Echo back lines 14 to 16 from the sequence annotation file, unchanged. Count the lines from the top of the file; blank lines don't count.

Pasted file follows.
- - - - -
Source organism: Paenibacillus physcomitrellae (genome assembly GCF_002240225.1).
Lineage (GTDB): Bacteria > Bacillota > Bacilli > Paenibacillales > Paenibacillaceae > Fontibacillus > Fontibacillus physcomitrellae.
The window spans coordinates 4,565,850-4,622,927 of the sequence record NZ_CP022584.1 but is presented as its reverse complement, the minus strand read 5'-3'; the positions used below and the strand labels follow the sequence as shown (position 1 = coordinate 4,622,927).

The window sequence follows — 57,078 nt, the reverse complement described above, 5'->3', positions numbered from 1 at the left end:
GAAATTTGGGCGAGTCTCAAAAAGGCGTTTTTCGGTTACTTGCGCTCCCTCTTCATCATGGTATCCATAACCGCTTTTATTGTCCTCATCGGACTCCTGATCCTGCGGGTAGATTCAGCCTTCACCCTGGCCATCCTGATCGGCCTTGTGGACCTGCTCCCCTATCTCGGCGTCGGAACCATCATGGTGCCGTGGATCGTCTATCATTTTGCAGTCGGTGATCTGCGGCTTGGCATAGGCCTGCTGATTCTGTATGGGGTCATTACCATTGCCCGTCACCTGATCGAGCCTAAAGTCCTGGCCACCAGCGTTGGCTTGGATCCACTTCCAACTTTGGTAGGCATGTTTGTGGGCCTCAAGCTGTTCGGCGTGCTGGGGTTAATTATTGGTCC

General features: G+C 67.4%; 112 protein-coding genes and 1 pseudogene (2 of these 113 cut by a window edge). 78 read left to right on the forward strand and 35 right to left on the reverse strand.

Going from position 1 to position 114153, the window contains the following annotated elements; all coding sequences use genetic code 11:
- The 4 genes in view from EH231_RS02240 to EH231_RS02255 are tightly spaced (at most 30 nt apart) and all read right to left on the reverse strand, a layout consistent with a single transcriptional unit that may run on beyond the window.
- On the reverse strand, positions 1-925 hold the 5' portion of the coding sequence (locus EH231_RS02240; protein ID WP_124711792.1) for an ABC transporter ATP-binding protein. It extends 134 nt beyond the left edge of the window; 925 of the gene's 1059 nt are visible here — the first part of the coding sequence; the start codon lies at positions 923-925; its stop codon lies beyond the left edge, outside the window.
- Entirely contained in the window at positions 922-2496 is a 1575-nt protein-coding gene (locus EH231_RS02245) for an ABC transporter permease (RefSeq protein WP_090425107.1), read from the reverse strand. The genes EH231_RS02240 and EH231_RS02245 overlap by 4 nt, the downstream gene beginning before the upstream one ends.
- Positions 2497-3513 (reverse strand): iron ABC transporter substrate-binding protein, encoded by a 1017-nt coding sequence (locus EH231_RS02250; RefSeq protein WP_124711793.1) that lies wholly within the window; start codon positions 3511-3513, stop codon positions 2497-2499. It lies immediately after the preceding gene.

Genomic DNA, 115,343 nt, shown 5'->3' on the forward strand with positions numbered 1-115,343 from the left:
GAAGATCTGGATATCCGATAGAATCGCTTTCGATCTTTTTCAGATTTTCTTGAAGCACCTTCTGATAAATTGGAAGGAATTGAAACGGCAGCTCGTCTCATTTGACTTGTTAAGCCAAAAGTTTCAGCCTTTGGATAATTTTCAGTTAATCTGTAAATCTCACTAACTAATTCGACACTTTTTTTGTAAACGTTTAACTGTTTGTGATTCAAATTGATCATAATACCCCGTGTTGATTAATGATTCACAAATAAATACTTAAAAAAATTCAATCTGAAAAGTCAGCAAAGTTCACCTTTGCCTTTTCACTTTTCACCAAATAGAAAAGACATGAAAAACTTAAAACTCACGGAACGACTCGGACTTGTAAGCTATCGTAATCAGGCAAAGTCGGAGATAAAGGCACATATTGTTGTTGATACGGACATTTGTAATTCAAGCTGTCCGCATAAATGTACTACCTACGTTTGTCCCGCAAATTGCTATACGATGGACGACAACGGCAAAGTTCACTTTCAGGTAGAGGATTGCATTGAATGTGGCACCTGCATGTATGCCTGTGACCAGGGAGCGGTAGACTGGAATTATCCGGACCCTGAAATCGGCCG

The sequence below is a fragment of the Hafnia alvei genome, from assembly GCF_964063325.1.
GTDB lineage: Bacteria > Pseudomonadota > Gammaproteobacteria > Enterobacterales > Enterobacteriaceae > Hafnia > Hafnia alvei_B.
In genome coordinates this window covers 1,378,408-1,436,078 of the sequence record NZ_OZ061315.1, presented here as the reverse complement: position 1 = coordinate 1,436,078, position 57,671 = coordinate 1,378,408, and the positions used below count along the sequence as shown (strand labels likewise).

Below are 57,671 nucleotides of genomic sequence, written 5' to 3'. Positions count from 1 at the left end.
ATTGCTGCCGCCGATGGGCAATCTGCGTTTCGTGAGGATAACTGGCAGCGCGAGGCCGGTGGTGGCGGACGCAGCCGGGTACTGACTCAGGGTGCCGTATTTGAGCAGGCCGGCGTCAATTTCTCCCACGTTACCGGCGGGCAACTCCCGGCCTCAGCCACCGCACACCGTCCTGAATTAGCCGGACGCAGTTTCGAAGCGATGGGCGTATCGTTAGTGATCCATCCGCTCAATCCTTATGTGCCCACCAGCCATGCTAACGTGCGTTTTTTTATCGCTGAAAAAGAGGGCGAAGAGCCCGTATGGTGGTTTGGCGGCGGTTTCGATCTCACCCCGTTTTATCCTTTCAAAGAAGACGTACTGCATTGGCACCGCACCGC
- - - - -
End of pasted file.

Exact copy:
The sequence below is a fragment of the Hafnia alvei genome, from assembly GCF_964063325.1.
GTDB lineage: Bacteria > Pseudomonadota > Gammaproteobacteria > Enterobacterales > Enterobacteriaceae > Hafnia > Hafnia alvei_B.
In genome coordinates this window covers 1,378,408-1,436,078 of the sequence record NZ_OZ061315.1, presented here as the reverse complement: position 1 = coordinate 1,436,078, position 57,671 = coordinate 1,378,408, and the positions used below count along the sequence as shown (strand labels likewise).